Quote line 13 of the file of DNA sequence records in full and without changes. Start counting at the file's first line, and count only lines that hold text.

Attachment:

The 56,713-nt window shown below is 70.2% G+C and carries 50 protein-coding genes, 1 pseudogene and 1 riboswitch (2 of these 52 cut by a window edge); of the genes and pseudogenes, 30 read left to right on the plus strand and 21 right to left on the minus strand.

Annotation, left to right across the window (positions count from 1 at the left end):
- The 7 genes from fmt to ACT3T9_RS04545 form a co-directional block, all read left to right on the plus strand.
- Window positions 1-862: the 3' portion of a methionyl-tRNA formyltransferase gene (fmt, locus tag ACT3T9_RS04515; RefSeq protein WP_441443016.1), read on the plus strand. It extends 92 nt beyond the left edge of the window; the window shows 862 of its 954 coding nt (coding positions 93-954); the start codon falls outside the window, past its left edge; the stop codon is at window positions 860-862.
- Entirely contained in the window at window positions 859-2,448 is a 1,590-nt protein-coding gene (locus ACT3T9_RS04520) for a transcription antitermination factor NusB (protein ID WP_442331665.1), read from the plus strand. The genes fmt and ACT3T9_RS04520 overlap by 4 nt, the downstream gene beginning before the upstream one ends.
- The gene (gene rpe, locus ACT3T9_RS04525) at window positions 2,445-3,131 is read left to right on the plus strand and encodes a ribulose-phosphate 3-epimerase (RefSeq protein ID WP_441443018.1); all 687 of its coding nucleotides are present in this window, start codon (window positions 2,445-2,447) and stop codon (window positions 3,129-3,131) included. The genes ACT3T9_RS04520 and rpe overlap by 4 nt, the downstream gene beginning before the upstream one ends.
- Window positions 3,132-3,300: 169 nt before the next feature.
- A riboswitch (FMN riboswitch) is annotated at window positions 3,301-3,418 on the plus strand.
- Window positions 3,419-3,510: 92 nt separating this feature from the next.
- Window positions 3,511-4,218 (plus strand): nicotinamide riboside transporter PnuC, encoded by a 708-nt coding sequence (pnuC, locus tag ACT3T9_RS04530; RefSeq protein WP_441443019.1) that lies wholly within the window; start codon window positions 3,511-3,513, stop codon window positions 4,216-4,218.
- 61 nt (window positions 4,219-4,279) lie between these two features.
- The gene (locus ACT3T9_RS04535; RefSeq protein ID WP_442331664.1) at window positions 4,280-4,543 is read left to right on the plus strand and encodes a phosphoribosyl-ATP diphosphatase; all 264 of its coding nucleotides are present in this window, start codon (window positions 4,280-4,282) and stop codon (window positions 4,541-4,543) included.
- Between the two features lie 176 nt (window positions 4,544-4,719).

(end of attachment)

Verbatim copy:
- Between the two features lie 176 nt (window positions 4,544-4,719).